Delaware North released a brief statement addressing the cuts: “As relayed to our associates today, none of these decisions were reached without difficult and painful deliberations. These measures are intended to be temporary with associate employment and compensation returning once our business resumes to its normal state from this unprecedented stoppage.”

Bruins owner Jeremy Jacobs' net worth has been pinned anywhere from $3-3.75 billion as the head of a Delaware North concessions and service giant that announced company-wide layoffs and reductions on Wednesday as well. Clearly, the business takes a massive hit with no concerts, sporting events or big gatherings happening all this month, next month and perhaps well beyond that due to the social distancing required to combat COVID-19.

Still, the Jacobs family is going to put themselves in the crosshairs for deserved criticism after the New Jersey Devils/Philadelphia 76ers owners were savaged just a couple of days ago for prompting the same kind of cost-cutting measures.

Let’s be honest here.

Jacobs has never been a very popular owner in Boston and was viewed as an NHL Governor unwilling to spend the money needed for his hockey team prior to the NHL instituting a salary cap after the 2003-04 season. This kind of stone-cold business move in the face of nationwide financial stress is going to further disenchant the Boston fan base from the people running the show on Causeway Street.

Maybe this is the only way it could go for Delaware North amidst an unprecedented work stoppage and economic downturn in this country, but they really haven’t done anything over the last few weeks to deserve the benefit of the doubt.

Perhaps things can return to normal once the coronavirus has come and gone and business gets back to normal at TD Garden, but the owners are doing something — and doing it in a way — that isn’t going to sit well with the fans they count on to fill their seats.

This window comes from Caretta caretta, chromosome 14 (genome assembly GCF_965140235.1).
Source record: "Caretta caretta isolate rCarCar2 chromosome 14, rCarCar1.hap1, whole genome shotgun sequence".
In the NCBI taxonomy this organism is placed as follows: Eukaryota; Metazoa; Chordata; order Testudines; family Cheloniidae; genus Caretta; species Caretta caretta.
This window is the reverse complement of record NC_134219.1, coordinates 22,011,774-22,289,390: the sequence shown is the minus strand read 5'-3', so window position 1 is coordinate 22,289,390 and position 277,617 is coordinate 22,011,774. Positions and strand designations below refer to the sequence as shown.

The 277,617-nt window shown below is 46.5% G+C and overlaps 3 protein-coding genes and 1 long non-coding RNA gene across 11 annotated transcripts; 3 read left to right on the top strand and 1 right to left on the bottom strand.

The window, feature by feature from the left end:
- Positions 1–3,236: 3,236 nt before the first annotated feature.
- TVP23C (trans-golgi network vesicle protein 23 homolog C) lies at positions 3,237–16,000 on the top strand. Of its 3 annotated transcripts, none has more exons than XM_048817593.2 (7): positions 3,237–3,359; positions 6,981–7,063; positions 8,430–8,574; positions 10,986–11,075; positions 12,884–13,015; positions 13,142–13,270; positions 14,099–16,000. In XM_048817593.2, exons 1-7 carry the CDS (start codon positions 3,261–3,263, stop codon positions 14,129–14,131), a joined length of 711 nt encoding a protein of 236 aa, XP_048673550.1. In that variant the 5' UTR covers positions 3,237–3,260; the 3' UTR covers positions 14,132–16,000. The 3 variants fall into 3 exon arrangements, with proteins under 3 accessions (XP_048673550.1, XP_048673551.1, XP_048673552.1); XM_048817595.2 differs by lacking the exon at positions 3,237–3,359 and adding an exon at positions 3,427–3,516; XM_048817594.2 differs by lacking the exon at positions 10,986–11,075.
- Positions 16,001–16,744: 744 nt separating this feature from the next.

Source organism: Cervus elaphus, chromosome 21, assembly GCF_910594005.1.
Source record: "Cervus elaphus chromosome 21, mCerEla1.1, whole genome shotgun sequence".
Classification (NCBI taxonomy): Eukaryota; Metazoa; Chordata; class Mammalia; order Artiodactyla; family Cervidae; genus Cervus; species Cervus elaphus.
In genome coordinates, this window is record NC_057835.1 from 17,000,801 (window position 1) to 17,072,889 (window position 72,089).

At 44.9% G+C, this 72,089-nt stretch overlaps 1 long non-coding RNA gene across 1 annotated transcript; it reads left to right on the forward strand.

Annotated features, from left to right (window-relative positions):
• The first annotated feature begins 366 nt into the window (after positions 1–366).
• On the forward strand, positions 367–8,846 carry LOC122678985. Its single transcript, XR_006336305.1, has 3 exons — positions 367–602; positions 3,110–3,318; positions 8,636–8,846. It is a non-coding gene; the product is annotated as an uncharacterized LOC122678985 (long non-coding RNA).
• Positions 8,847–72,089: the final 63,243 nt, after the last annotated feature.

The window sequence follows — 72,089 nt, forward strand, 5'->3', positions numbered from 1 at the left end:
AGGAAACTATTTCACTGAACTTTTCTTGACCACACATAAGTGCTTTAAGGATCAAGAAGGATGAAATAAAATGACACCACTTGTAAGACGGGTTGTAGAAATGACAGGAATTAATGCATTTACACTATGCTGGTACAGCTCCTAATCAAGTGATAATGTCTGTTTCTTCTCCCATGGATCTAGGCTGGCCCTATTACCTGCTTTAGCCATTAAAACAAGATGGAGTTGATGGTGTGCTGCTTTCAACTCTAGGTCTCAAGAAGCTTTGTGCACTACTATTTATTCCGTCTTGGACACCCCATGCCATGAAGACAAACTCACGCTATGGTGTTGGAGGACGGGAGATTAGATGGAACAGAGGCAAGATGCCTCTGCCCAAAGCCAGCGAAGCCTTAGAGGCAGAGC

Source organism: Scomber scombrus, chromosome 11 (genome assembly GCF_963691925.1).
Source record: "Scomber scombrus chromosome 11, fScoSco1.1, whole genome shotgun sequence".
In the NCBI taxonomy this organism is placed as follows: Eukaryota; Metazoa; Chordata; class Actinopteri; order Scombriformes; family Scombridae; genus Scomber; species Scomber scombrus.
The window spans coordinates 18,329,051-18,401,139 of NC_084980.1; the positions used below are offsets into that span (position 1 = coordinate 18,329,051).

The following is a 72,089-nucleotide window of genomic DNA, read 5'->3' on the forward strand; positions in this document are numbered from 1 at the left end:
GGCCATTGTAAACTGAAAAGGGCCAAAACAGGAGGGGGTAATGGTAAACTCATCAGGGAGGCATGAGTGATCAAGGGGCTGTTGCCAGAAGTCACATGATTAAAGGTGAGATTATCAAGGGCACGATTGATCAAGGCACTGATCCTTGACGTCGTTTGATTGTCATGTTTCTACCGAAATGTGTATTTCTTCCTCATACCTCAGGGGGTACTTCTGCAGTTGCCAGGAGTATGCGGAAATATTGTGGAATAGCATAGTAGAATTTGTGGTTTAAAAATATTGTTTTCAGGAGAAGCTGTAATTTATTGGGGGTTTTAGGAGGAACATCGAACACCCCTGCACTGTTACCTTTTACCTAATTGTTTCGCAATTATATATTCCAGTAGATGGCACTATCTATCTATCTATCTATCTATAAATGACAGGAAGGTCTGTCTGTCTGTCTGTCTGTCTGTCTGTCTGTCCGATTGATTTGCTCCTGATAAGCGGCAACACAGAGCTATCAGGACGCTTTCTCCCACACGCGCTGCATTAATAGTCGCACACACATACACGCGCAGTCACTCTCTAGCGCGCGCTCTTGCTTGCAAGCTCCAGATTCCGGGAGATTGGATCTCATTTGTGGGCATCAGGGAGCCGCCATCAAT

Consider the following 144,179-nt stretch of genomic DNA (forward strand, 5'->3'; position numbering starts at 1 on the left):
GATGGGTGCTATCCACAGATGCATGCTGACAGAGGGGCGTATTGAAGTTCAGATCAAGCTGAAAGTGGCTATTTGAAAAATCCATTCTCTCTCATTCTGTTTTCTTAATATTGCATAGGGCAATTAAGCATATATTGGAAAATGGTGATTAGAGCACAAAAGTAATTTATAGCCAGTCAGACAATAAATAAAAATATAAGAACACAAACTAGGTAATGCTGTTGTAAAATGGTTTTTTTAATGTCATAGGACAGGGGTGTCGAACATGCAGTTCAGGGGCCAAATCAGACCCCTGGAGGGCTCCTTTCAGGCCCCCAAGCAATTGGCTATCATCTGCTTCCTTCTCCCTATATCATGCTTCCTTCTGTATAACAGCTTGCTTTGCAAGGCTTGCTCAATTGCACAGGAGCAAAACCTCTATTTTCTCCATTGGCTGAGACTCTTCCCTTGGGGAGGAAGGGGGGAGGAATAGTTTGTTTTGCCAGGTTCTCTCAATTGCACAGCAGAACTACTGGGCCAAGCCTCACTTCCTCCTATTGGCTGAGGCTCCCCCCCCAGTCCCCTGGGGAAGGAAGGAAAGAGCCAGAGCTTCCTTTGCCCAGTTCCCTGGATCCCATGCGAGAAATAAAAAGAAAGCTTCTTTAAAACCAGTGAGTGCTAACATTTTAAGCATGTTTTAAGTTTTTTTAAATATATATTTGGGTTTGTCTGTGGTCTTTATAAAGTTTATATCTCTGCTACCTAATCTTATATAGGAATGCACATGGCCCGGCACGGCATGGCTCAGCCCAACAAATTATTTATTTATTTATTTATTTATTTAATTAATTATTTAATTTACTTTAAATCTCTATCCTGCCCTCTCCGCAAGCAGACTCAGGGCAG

TD Garden part-time workers officially laid off

TD Garden part-time workers officially laid off

TD Garden workers waiting for some financial relief and the resumption of events at the venue amid the coronavirus crisis were officially laid off on Tuesday.

Part-time Garden workers received the news in an afternoon email, according to the Boston Globe.

In a statement to the Globe, a spokesman for the Garden and Boston Bruins said: 

“The unprecedented reality of the COVID-19 crisis and its impact to our business unfortunately resulted in us placing some of our Bruins and TD Garden full-time hourly associates on temporary leave today. This decision was difficult, and we hope this situation is temporary.”

The layoffs come three days after the Jacobs family, owners of Delaware North, the parent company of the Garden and Bruins, announced that a $1.5 million fund had been set up to help compensate part-time game-day employees. That fund wouldn't go into effect until Bruins games were officially canceled by the NHL, though.

The Bruins were the last NHL team to announce a plan to aid their part-time workers. Delaware North chairman Jeremy Jacobs, 80, has an estimated net worth of $3.6 billion. 

A GoFundMe campaign was set up in the days after the major sports' shutdowns to help the Garden's part-time workers. It included contributions from several Bruins players. Through Tuesday night, it had raised more than $41,000. 

The emailed letter to workers obtained by the Globe read in part:  

"...The coronavirus has had significant implications across all of Delaware North’s lines of business, including at your unit. All the major sports leagues suspended their seasons, governments are requiring closures and reduction of capacity at certain venues, tourism has declined, events have been canceled, and more people are simply staying home. Due to this, the Company has no choice but to ensure that we are appropriately staffed.”

The letter also said Delaware North was "committed to returning all our associates to active duty as soon as possible."